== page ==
Panic Disorder and CBT

Panic Disorder is a serious and debilitating disorder affecting 2-3% of adults in the U.S, with women being twice as likely to be affected compared to men. From my experience, before seeking out the proper psychological care, patients who have panic disorder have usually made multiple trips to the emergency room already, fearing that they were having a heart attack or experiencing some other cardiac problem. After all, the symptoms of panic disorder can mimic those of a heart attack – dizziness spells, racing heart, unexplainable chest pains and tingling sensations. It is certainly advised that people be aware of any cardiac issues and receive medical treatment when warranted. However, if the real problem is panic disorder, getting treated by a trained CBT psychologist when symptoms begin to develop will provide the best prognosis. Understanding panic and how CBT can help may expedite the process of overcoming panic disorder in order to reclaim areas of your life affected by panic.

What are Panic Attacks?

 According the DSM-5, panic attacks are characterized by “an abrupt surge of intense fear or discomfort that reaches a peak within minutes”, with multiple symptoms being experienced in that time frame. The surge can occur even when a person is feeling calm, which oftentimes leads to more panic when there doesn’t seem to be an obvious trigger. Some of these symptoms include: accelerated heart rate, sweating, shaking, shortness of breath, sensations of choking, chest pain, nausea, dizziness, chills, tingling or numbness, feelings of unreality or detachment, and fears of losing control or dying. When panic attacks begin to interfere with a person's daily functioning in a significant manner, a diagnosis of Panic Disorder will apply. 

 Panic attacks are often maintained through ‘conditioning’, where your body and mind develops and maintains a learned “fear of fear” after a panic attack, and begins to misinterpret signals in the body as a sign of impending danger. When I talk about panic disorder with my patients, one of the first things we do together is to identify the relationship between thoughts, physiological sensations, and behaviors that trigger and maintain the panic attacks. To use a hypothetical situation, let’s say that someone had a panic attack unexpectedly after riding in an elevator, although they have usually been fine riding in elevators in the past. Because of this negative experience, they may start to fear the next time they need to ride an elevator. When that situation occurs again, they may have the thought, “I hope I don’t have another panic attack.” The physiological sensations that accompany this thought might include sweating, racing heart, and shortness of breath. This person may begin avoiding elevators, opting to take the stairs instead (i.e. altering behavior due to fear of panic). The avoidance helps decrease the symptoms related to a panic attack, but does not allow this person to learn that they can indeed overcome this fear. Understanding the connection between these components is critical in treating panic disorder.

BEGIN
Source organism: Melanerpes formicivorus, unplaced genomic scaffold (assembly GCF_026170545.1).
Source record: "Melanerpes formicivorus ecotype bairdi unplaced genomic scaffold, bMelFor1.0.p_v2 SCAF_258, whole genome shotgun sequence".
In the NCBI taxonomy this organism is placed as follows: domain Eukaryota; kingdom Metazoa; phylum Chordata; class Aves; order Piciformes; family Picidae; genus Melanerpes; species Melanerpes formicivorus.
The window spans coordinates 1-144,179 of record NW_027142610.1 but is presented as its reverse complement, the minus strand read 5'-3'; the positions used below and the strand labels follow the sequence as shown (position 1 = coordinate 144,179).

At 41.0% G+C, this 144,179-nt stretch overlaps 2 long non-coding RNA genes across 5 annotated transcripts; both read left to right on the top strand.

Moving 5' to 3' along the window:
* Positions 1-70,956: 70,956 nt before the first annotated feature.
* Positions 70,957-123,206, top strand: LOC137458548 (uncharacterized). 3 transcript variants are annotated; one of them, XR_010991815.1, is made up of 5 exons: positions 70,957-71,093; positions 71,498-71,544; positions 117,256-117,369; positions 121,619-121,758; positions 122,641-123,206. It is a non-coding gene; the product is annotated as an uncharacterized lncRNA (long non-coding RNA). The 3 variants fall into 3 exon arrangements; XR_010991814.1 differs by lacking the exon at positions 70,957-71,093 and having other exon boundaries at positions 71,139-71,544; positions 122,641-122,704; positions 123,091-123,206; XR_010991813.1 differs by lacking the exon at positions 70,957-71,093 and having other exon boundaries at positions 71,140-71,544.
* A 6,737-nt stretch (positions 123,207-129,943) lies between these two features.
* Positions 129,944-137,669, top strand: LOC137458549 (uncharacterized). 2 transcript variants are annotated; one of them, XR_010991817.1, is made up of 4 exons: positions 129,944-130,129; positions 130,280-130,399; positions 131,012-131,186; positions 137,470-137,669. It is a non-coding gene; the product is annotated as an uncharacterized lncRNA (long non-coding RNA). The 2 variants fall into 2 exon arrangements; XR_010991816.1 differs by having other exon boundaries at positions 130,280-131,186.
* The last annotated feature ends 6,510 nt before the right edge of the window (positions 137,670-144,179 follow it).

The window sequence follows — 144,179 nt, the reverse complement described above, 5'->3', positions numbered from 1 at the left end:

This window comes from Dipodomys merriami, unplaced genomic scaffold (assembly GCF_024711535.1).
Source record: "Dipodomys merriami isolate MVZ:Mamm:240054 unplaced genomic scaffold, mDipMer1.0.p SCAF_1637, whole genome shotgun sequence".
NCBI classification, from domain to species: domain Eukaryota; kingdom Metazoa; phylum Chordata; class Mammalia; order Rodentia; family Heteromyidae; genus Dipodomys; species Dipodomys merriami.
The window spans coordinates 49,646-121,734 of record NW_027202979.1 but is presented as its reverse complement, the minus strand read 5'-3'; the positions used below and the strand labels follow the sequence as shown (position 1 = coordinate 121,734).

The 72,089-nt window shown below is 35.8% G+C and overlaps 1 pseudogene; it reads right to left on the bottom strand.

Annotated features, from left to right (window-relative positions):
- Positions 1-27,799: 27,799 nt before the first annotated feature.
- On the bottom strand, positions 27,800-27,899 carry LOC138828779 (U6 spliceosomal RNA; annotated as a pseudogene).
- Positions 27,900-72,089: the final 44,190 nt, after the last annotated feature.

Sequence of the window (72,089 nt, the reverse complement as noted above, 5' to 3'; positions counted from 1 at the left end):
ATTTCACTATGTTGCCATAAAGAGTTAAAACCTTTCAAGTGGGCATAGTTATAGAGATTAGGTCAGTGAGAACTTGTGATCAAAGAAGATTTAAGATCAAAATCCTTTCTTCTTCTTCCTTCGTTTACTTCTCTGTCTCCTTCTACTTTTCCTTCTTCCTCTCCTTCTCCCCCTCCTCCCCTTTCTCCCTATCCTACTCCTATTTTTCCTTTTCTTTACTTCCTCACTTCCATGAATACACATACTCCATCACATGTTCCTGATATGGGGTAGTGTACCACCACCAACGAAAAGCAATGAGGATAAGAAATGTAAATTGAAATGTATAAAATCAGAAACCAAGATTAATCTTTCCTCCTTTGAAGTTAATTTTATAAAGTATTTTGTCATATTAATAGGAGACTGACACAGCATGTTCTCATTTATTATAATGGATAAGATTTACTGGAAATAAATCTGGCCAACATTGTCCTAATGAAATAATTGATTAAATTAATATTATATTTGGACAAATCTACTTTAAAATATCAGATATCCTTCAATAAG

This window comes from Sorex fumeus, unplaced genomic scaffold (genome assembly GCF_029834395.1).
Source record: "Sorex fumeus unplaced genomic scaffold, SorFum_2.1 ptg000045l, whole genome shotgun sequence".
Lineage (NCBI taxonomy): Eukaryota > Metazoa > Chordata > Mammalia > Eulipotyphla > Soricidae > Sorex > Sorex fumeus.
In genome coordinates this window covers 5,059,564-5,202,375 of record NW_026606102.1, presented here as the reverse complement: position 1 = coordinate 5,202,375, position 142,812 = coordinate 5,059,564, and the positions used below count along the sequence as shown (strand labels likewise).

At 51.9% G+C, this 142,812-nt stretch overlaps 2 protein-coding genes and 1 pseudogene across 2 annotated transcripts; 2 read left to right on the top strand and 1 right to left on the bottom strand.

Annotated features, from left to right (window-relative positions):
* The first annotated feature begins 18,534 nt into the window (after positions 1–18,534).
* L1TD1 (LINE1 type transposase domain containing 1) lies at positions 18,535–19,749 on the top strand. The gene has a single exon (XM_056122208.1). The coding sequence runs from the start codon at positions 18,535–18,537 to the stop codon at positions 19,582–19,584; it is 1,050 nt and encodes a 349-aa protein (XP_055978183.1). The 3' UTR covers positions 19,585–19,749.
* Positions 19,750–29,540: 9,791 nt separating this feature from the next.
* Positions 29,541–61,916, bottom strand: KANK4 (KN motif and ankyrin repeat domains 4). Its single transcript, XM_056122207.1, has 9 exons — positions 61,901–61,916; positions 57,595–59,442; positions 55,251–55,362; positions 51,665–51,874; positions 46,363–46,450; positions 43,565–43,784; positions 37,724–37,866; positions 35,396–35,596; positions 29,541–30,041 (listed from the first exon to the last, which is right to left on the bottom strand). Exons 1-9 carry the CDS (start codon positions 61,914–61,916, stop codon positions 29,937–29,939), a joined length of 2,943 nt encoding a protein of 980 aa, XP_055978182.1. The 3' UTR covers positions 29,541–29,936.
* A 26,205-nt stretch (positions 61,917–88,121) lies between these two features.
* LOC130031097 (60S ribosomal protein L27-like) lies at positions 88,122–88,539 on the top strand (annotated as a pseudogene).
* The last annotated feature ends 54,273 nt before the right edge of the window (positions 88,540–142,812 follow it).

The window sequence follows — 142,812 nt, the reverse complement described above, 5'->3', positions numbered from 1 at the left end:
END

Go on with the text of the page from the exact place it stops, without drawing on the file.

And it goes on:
What is Agoraphobia?

 Agoraphobia is sometimes diagnosed along with Panic Disorder, for individuals who have an intense fear of being in situations in which escape might be difficult, or fear of having a panic attack in such situations. This can prove to be quite debilitating, as people begin to fear leaving their homes, being in enclosed spaces, or riding on public transportation. If the fear of having a panic attack begins to affect your normal routine, it may be time to seek professional help.

What can I do about panic attacks?

Cognitive-behavioral treatment has been shown to be the gold standard treatment for panic disorder. Being on medication might be helpful in the short-run, but can eventually become a “safety behavior” and a means of avoiding difficult situations, and is unlikely to help you overcome panic disorder in the long run. CBT for panic disorder is not for the faint hearted – it requires persistent work, energy, and motivation to be able to challenge some of the anxious thoughts perpetuating the disorder, practice ‘de-conditioning’ to physiological sensations, and actively choose alternative adaptive behaviors that will significantly decrease panic attacks and help you to get back to your normal routine. If you are suffering from panic attacks/panic disorder, it may be beneficial to reach out to a cognitive-behavioral therapist who can help you develop skills and strategies to overcome panic.